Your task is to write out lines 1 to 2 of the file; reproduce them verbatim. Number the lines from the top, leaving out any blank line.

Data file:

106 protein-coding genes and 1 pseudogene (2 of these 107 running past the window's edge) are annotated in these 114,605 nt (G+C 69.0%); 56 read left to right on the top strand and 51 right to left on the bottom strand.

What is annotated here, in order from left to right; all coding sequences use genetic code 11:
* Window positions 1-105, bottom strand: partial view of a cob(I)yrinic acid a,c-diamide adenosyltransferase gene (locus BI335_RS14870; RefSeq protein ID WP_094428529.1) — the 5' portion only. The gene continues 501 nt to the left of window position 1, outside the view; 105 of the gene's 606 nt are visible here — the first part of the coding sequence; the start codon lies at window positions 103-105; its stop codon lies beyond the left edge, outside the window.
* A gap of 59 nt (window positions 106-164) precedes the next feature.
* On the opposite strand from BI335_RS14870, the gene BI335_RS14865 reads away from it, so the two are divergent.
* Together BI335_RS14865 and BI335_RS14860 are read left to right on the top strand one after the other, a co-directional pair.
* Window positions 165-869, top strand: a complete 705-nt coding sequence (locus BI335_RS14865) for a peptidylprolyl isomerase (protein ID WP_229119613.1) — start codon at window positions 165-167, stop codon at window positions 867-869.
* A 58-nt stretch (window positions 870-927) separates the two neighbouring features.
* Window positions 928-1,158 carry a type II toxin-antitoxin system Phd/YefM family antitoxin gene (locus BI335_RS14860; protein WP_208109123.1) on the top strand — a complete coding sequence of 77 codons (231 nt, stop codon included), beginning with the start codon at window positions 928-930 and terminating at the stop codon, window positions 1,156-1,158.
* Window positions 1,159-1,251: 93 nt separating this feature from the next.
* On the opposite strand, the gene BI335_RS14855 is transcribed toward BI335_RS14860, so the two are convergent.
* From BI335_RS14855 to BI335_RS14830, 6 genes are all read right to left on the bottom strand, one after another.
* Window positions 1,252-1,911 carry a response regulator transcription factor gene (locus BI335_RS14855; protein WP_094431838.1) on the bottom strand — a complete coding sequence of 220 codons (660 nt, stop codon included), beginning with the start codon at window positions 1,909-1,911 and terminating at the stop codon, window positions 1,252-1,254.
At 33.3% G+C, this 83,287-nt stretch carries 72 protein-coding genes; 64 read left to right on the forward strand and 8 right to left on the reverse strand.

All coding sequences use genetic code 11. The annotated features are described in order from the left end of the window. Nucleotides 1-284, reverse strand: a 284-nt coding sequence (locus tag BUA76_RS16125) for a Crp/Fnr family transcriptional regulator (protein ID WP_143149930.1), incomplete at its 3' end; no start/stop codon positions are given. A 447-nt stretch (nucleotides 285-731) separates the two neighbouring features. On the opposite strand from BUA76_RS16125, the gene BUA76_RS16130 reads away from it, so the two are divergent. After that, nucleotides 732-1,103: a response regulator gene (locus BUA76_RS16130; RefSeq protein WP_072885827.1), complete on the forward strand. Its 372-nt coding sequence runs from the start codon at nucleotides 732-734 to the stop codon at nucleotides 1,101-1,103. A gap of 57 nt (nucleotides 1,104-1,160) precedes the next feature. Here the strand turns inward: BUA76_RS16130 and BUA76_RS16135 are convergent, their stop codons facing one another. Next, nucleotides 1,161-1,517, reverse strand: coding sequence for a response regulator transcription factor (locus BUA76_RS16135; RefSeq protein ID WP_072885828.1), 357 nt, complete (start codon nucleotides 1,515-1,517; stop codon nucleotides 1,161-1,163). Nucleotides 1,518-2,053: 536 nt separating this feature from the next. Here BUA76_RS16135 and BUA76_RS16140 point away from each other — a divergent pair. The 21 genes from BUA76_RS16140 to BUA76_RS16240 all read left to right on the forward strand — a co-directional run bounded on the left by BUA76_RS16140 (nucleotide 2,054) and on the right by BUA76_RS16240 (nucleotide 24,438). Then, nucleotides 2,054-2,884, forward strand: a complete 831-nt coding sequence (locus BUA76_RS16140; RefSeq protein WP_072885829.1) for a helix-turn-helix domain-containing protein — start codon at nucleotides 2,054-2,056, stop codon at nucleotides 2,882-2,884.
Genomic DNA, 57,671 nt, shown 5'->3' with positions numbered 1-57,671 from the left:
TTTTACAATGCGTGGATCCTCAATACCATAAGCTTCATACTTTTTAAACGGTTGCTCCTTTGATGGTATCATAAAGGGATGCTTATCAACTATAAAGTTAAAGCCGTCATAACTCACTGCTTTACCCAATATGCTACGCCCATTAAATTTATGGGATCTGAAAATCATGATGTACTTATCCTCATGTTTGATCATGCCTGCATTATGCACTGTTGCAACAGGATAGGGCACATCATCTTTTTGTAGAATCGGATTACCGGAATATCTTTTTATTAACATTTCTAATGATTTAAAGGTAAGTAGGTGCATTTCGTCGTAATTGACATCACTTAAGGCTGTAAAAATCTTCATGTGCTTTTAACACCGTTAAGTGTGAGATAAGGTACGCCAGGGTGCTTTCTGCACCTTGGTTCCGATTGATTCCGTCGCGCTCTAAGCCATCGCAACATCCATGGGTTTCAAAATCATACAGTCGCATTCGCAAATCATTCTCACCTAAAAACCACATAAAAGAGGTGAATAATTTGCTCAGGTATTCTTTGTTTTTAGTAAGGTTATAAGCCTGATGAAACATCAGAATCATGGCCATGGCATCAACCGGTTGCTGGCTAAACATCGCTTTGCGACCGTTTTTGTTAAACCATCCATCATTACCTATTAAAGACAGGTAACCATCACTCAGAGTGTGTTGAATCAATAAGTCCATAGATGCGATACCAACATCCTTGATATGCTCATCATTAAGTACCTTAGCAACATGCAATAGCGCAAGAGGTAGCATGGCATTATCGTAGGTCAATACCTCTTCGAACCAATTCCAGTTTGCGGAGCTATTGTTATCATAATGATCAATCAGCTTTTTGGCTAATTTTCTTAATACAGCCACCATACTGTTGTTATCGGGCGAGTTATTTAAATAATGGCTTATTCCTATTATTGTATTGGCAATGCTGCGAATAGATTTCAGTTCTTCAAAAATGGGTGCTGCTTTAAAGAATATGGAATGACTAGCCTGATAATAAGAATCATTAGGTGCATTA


106 protein-coding genes and 1 pseudogene (2 of these 107 running past the window's edge) are annotated in these 114,605 nt (G+C 69.0%); 56 read left to right on the top strand and 51 right to left on the bottom strand.

What is annotated here, in order from left to right; all coding sequences use genetic code 11: